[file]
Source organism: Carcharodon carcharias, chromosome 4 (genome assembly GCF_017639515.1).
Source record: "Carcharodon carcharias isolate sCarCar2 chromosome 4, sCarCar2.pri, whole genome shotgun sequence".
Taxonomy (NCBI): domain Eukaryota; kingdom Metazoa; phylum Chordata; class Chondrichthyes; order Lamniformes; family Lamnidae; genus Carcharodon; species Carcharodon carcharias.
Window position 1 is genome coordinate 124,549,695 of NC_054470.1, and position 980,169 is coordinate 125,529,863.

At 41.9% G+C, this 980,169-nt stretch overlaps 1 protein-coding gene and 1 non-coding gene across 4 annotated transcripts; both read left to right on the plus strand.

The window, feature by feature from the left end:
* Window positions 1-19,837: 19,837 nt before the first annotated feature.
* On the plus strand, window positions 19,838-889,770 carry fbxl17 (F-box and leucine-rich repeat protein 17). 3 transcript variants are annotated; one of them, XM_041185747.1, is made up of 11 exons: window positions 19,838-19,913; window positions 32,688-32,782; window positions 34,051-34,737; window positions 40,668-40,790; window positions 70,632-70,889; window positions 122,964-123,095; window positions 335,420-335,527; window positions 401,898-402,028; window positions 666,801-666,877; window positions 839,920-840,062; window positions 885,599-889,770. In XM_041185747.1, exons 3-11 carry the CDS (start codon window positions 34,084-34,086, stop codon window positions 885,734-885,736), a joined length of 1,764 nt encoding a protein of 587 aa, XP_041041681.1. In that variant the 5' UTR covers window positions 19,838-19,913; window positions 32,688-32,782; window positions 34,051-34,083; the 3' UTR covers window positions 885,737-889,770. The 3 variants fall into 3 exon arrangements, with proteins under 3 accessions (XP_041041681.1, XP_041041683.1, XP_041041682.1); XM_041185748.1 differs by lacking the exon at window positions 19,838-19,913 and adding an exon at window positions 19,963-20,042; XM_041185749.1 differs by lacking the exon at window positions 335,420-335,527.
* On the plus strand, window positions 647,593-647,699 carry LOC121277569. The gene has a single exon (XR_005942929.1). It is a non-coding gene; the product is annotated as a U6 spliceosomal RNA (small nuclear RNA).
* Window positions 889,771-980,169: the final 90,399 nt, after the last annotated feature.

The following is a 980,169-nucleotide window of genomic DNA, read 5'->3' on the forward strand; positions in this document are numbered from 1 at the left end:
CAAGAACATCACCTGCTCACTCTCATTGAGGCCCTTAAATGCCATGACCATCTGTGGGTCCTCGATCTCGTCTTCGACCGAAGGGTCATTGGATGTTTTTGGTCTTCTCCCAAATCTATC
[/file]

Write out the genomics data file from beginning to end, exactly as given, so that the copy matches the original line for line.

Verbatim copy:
Source organism: Carcharodon carcharias, chromosome 4 (genome assembly GCF_017639515.1).
Source record: "Carcharodon carcharias isolate sCarCar2 chromosome 4, sCarCar2.pri, whole genome shotgun sequence".
Taxonomy (NCBI): domain Eukaryota; kingdom Metazoa; phylum Chordata; class Chondrichthyes; order Lamniformes; family Lamnidae; genus Carcharodon; species Carcharodon carcharias.
Window position 1 is genome coordinate 124,549,695 of NC_054470.1, and position 980,169 is coordinate 125,529,863.

At 41.9% G+C, this 980,169-nt stretch overlaps 1 protein-coding gene and 1 non-coding gene across 4 annotated transcripts; both read left to right on the plus strand.

The window, feature by feature from the left end:
* Window positions 1-19,837: 19,837 nt before the first annotated feature.
* On the plus strand, window positions 19,838-889,770 carry fbxl17 (F-box and leucine-rich repeat protein 17). 3 transcript variants are annotated; one of them, XM_041185747.1, is made up of 11 exons: window positions 19,838-19,913; window positions 32,688-32,782; window positions 34,051-34,737; window positions 40,668-40,790; window positions 70,632-70,889; window positions 122,964-123,095; window positions 335,420-335,527; window positions 401,898-402,028; window positions 666,801-666,877; window positions 839,920-840,062; window positions 885,599-889,770. In XM_041185747.1, exons 3-11 carry the CDS (start codon window positions 34,084-34,086, stop codon window positions 885,734-885,736), a joined length of 1,764 nt encoding a protein of 587 aa, XP_041041681.1. In that variant the 5' UTR covers window positions 19,838-19,913; window positions 32,688-32,782; window positions 34,051-34,083; the 3' UTR covers window positions 885,737-889,770. The 3 variants fall into 3 exon arrangements, with proteins under 3 accessions (XP_041041681.1, XP_041041683.1, XP_041041682.1); XM_041185748.1 differs by lacking the exon at window positions 19,838-19,913 and adding an exon at window positions 19,963-20,042; XM_041185749.1 differs by lacking the exon at window positions 335,420-335,527.
* On the plus strand, window positions 647,593-647,699 carry LOC121277569. The gene has a single exon (XR_005942929.1). It is a non-coding gene; the product is annotated as a U6 spliceosomal RNA (small nuclear RNA).
* Window positions 889,771-980,169: the final 90,399 nt, after the last annotated feature.

The following is a 980,169-nucleotide window of genomic DNA, read 5'->3' on the forward strand; positions in this document are numbered from 1 at the left end:
CAAGAACATCACCTGCTCACTCTCATTGAGGCCCTTAAATGCCATGACCATCTGTGGGTCCTCGATCTCGTCTTCGACCGAAGGGTCATTGGATGTTTTTGGTCTTCTCCCAAATCTATC